The city of Rochester began a formal street sweeping program in 2006. The city’s sweeping program has four main purposes: stormwater management, public safety, street maintenance and aesthetics. In addition, the city strives to foster sustainable behavior and environmental education. Some of the street sweepers are emblazoned with messages on preventing debris from getting into the street. The street sweepers also make appearances at community outreach events. To help keep leaves out of the street, the city sends an annual news release in the fall to remind residents about proper yard waste/leaf management. Complimenting these approaches, the city recently launched an Adopt-a-Drain program to promote clearing debris from catch basins. Street sweeping occurs city-wide in the spring and fall. Sweeping in early spring removes sand and residue remaining from winter deicing operations. To maximize the benefits of sweeping, areas at the base of Rochester’s steepest streets are prioritized for the first spring sweeps where sand and material accumulates disproportionately over the winter.

The city is focused on effectively timing sweeping to maximize capturing leaves just after leaf drop. To achieve this, fall sweeping operations typically take three weeks, but can last up to two months since different trees drop their leaves at different times. The sweeping crew leader has the responsibility of evaluating neighborhoods in real-time to identify areas of heavy leaves and prioritizes the sweeping routes. Complementing this real-time evaluation, the city prioritizes fall leaf sweeping in older areas with more mature trees and saves newer development with fewer and smaller trees until later.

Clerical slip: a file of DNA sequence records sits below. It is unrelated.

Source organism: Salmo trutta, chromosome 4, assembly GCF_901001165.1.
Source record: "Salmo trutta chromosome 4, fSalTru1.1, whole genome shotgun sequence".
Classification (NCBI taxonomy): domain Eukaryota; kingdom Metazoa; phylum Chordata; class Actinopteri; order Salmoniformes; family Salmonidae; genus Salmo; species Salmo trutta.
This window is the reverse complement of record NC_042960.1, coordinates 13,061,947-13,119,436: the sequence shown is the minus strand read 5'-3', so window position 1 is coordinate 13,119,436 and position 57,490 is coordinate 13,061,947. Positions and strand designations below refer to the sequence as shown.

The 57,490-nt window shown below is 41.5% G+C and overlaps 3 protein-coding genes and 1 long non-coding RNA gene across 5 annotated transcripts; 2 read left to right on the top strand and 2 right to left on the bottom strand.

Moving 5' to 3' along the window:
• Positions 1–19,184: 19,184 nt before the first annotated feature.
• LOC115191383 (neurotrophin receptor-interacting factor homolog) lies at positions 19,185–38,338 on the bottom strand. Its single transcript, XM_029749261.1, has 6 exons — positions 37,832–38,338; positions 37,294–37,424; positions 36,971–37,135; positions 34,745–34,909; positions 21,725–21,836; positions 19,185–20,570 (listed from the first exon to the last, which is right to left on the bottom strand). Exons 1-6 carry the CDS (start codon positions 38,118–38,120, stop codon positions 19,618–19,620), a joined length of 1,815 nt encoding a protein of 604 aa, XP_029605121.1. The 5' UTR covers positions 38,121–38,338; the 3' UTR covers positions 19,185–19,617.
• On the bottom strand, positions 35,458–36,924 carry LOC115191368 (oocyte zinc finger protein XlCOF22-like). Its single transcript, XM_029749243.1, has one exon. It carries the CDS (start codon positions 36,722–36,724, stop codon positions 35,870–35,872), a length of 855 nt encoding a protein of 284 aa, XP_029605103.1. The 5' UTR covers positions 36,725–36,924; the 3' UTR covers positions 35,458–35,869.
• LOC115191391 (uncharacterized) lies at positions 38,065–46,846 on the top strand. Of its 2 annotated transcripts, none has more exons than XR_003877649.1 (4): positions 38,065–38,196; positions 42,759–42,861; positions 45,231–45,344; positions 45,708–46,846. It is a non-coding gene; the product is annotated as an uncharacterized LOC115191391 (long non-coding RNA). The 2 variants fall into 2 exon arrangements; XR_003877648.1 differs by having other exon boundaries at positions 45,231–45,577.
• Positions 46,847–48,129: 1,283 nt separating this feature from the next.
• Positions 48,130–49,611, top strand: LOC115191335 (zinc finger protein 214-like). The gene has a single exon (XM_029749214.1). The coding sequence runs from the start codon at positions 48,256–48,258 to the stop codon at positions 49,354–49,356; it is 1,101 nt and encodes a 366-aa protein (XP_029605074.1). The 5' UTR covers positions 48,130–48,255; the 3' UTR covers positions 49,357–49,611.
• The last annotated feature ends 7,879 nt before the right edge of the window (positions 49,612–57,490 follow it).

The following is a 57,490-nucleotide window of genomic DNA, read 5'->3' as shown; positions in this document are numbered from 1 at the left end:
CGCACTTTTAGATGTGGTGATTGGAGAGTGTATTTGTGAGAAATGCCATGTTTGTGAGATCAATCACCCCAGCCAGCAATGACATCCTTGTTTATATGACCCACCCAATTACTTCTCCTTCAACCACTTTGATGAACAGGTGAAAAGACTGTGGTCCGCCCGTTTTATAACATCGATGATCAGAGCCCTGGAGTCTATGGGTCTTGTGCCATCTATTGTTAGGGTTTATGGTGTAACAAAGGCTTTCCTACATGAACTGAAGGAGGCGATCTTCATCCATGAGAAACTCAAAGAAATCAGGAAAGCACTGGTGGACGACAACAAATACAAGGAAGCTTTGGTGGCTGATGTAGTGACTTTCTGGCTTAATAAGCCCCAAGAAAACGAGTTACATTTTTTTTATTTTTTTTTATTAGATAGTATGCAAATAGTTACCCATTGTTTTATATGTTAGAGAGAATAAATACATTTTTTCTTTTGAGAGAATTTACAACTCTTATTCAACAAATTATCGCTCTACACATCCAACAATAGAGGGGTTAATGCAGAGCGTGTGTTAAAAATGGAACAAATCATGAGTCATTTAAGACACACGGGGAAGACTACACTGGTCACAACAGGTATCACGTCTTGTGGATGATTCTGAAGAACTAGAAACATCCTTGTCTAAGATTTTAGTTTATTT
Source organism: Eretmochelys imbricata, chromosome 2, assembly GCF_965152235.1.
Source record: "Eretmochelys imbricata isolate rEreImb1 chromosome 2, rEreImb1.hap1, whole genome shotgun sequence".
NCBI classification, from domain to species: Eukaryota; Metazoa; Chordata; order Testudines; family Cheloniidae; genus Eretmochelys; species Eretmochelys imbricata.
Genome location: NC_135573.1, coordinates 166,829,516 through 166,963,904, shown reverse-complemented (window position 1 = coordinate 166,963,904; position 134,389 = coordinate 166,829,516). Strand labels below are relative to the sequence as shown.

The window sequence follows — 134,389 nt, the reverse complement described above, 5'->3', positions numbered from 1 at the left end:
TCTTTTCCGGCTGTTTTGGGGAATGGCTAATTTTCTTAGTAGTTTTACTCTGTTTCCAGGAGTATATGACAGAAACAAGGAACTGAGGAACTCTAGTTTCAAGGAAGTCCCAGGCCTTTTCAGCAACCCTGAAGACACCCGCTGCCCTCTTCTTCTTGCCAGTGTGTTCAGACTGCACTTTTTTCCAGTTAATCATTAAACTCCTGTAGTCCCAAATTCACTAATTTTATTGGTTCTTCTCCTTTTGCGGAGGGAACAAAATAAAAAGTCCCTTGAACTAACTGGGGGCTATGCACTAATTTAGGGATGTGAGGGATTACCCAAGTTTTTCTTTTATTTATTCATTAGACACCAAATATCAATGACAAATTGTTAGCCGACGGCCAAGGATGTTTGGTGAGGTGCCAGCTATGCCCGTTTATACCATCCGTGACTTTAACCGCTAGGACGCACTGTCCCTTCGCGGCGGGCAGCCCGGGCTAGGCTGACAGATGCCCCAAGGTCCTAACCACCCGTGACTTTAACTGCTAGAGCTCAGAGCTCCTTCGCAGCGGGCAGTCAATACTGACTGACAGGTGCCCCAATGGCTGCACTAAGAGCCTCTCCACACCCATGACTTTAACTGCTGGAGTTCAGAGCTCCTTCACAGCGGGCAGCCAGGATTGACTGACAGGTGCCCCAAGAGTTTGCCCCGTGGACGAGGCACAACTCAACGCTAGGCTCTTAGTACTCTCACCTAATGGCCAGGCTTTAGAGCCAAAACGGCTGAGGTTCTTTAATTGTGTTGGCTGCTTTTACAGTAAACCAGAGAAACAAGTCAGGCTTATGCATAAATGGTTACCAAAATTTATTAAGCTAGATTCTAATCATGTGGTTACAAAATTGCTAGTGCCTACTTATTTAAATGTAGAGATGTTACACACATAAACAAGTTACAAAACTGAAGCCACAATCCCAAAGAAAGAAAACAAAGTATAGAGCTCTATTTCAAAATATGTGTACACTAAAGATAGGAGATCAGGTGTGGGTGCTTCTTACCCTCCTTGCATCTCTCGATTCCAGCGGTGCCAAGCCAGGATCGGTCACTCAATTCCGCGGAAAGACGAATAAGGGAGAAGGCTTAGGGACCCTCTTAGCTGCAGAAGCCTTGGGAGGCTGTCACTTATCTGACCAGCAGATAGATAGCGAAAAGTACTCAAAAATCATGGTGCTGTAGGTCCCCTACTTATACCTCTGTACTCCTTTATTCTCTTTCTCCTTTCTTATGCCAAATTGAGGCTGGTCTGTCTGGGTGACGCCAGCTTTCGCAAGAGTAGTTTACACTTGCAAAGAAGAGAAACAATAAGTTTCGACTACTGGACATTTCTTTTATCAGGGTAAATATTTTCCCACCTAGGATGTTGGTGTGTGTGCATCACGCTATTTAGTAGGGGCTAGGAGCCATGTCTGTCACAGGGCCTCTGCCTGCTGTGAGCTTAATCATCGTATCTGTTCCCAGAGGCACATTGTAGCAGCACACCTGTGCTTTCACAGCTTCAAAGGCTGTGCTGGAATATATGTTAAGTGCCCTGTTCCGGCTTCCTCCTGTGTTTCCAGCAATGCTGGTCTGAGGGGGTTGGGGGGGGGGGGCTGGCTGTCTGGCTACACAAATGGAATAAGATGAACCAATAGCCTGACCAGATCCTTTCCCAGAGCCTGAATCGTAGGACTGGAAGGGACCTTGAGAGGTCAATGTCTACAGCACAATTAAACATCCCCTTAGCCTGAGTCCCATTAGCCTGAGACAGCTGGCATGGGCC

Aside from the core spring and fall sweeping, the city operates two sweepers an average of two days per week throughout the remainder of the year to conduct routine sweeping throughout the city (when the temperature is above freezing).The city also sweeps the Central Business District approximately four times a week using a vacuum sweeper to collect fine particles and litter. Sweeping is done overnight to minimize disruption and to maximize access to the curb line where fewer cars are typically parked overnight.

Rochester manages and conducts all their street sweeping activities in-house using city staff. They use up to 15 staff members during fall sweeping. Since the program’s inception, the city has kept all street sweeping activities in-house to maintain flexibility.